The Joy of Interruption

By Tom Power
Archangel Gabriel struck dumb Zachariah

Many people in ministry and others could sympathize with the declaration of Rev. John Newton (1725-1807), author of the famous hymn, Amazing Grace, that he had:

“seldom one hour free from interruption, letters that must he answered, visitants [visitors] that must be received, [and] business that must be attended to. I have a good many sheep and lambs to look after, sick and afflicted souls dear to the Lord: and therefore, whatever stands still, these must not be neglected.”

Yet despite this busy and largely self-directed schedule, Newton also recognized the claim God had on his time in an unpredictable way. Thus, elsewhere he wrote:

“When I hear a knock at my study door, I hear a message from God. It may be a lesson of instruction: perhaps a lesson of patience: but, since it is his message, it must be interesting.”

We can all, perhaps, readily identify with this delineation of busyness, whether of the scheduled or unexpected kind. In the public service dimension to my work as a theology librarian, for instance, interruption is an expected and normative occurrence in servicing the information needs of patrons. Simply put: I am there to be interrupted!

Yet on a wider canvas, how are we to regard interruptions and how might we view them in the context of a godly perspective on time?

If we accept Christ as lord of our lives, this also means that he is lord of our time and its allocation and disposition. In the words of the psalmist, “My times are in your hands” (Psalm 31: 5a). All too often, however, we conduct our affairs and speak of the stewardship of our time as if we already have the right to, or aspire to, a rigid, total control of it.

I would suggest that we need to view our use of time in two ways each reflective of an attribute of God’s nature. On the one hand, because our God is a God of order, reflected in the orderly way in which the world was created (as recorded in Genesis 1), we need to reflect that divine sense of order in the way we carry on our lives, our work schedules, our family times, and our recreation. On the other hand, our God is a God of surprises and a purveyor of the unexpected. Because of this divine attribute we should expect the unexpected in our lives, even in the midst of our orderly existence! In such circumstances, we have to patiently relinquish our hold on order, predictability, and control, and allow the Lord to break in and interrupt.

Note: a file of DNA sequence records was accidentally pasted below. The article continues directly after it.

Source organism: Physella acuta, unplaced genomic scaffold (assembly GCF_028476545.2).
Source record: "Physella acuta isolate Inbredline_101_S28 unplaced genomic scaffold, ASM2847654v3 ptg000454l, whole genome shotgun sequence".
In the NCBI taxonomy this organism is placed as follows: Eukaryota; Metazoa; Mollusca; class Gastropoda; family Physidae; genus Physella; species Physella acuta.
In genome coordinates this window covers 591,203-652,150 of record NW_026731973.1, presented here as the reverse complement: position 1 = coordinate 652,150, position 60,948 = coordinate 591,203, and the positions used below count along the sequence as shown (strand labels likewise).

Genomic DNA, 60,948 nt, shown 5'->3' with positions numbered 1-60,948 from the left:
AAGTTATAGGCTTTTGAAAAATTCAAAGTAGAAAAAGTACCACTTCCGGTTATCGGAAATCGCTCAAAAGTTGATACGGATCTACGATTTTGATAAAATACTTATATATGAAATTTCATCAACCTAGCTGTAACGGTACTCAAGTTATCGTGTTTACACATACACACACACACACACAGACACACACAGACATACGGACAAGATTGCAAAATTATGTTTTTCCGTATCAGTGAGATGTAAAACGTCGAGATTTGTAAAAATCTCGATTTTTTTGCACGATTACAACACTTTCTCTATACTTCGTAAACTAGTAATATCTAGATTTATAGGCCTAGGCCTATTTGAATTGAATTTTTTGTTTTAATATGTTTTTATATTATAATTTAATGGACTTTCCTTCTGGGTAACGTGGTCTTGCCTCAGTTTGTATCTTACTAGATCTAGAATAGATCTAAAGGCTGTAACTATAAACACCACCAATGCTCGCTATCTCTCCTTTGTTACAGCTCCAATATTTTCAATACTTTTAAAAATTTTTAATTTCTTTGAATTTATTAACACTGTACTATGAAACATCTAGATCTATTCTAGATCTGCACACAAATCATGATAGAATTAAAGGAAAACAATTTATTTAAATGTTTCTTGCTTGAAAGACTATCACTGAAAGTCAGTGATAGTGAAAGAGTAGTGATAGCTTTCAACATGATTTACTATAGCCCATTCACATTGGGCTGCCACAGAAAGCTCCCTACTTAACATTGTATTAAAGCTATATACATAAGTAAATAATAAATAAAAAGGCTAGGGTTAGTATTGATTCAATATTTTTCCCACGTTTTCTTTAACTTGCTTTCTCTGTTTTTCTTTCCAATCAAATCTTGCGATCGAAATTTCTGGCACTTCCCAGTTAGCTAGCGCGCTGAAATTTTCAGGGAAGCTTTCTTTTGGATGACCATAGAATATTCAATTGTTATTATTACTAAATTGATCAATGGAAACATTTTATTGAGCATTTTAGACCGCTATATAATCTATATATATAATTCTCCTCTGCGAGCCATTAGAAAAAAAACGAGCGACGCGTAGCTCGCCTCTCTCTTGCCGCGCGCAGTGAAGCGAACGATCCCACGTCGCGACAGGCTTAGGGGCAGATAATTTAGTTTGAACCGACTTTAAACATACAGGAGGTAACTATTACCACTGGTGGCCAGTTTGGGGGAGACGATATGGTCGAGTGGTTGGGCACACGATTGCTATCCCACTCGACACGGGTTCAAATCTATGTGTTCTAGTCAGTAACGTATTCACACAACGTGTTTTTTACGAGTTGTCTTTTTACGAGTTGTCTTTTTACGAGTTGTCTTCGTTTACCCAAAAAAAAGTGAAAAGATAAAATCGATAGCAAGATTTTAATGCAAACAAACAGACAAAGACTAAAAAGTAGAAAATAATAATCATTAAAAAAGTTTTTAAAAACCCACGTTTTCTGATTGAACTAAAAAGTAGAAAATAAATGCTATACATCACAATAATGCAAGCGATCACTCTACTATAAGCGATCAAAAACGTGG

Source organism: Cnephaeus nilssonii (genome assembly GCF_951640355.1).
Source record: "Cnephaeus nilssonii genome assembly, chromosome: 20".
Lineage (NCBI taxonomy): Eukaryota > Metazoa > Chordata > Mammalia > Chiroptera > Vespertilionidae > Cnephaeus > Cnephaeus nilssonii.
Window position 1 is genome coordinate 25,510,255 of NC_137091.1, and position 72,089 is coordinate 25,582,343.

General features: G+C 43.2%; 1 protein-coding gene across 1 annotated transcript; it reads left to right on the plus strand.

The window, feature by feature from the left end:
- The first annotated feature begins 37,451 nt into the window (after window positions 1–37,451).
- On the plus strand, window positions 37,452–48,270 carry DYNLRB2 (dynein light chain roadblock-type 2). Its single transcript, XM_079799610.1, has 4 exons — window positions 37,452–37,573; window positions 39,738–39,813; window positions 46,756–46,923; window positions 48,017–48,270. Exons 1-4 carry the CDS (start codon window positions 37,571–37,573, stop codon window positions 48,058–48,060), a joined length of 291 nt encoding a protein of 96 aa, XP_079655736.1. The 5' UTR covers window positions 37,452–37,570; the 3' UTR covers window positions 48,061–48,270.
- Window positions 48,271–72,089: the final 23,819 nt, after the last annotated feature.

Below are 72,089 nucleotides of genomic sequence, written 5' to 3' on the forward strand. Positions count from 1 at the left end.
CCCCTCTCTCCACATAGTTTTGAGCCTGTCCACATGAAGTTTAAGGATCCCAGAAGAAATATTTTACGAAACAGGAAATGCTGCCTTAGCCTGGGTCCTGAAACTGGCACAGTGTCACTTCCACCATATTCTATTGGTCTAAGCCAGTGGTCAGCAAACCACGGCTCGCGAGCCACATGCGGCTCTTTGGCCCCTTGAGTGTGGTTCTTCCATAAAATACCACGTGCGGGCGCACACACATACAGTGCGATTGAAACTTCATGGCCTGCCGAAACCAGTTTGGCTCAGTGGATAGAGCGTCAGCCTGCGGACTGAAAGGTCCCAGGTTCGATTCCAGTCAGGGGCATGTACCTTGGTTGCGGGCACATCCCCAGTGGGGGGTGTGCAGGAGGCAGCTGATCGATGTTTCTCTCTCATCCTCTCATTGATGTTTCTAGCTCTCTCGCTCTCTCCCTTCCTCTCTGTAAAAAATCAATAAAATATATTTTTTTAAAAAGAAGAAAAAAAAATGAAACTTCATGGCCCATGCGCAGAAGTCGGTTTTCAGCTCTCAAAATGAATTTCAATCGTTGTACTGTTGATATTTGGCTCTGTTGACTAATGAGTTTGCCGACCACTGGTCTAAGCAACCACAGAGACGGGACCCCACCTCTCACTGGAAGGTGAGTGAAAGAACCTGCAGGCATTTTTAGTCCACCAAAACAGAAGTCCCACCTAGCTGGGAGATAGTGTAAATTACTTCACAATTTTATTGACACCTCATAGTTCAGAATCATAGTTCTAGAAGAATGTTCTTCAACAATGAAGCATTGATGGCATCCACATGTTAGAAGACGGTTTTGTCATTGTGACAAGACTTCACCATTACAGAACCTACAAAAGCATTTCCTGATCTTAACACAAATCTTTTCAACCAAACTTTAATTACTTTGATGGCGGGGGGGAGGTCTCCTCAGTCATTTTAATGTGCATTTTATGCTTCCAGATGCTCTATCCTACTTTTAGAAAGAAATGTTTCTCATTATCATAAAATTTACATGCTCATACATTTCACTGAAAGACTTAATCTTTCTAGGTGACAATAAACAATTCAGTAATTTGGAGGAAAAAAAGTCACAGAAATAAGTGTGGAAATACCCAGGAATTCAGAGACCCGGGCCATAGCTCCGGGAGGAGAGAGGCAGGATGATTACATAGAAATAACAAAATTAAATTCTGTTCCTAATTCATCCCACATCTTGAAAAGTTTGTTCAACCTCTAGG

Here the situation of Zechariah (Luke 1: 1-20) is instructive. He and his wife Elizabeth were members of a religious élite with service to God at the centre of their lives. Yet they had their burdens to bear in terms of childlessness, unanswered prayer, and advancing years. Zechariah followed a rigid and predictable routine as a priest in the temple. This routine was interrupted when the lot fell to him to enter the sanctuary to offer incense to the Lord (vv. 8-9). This would have been a time of keen awareness when God's presence would have been felt more closely than usual. But this high point in the religious routine is shattered by the announcement from the angel that Zechariah and his wife are to have a son. Amid the familiarity, ritual and predictability of his religious duties, Zechariah was surprised by God's intervention and given a life-changing experience of hope and transformation.

Another manifestation is prayer, the central activity of the Christian. In our private devotional time we naturally aspire to an atmosphere of silence and stillness and the dispelling of distractions, in order to facilitate our prayer. However, if we get overly anxious about eliminating all noise and distractions, such anxiety can in itself become a barrier between ourselves and God. In such circumstances, it is important to be mindful of the fact that given the fact of the Incarnation, the Word did become flesh, and, as a consequence, God can speak to us even in the activity and noise around us. Thus, a prayerful stance or disposition can involve taking account of such circumstances around us.

A nineteenth century author, John Stuart Mill, advanced a definition of life as “the permanent possibility of sensation.” Christians might legitimately substitute "sensation" with “interruption”. We live with a disposition of waiting, of living in hope, faith, and perseverance. At the end of time we await the return of Christ, and while we don't know when that will be, we do know that it will be the greatest “interruption” of all. In anticipation we say: “Come Lord Jesus. Come.” Amen. Alleluia.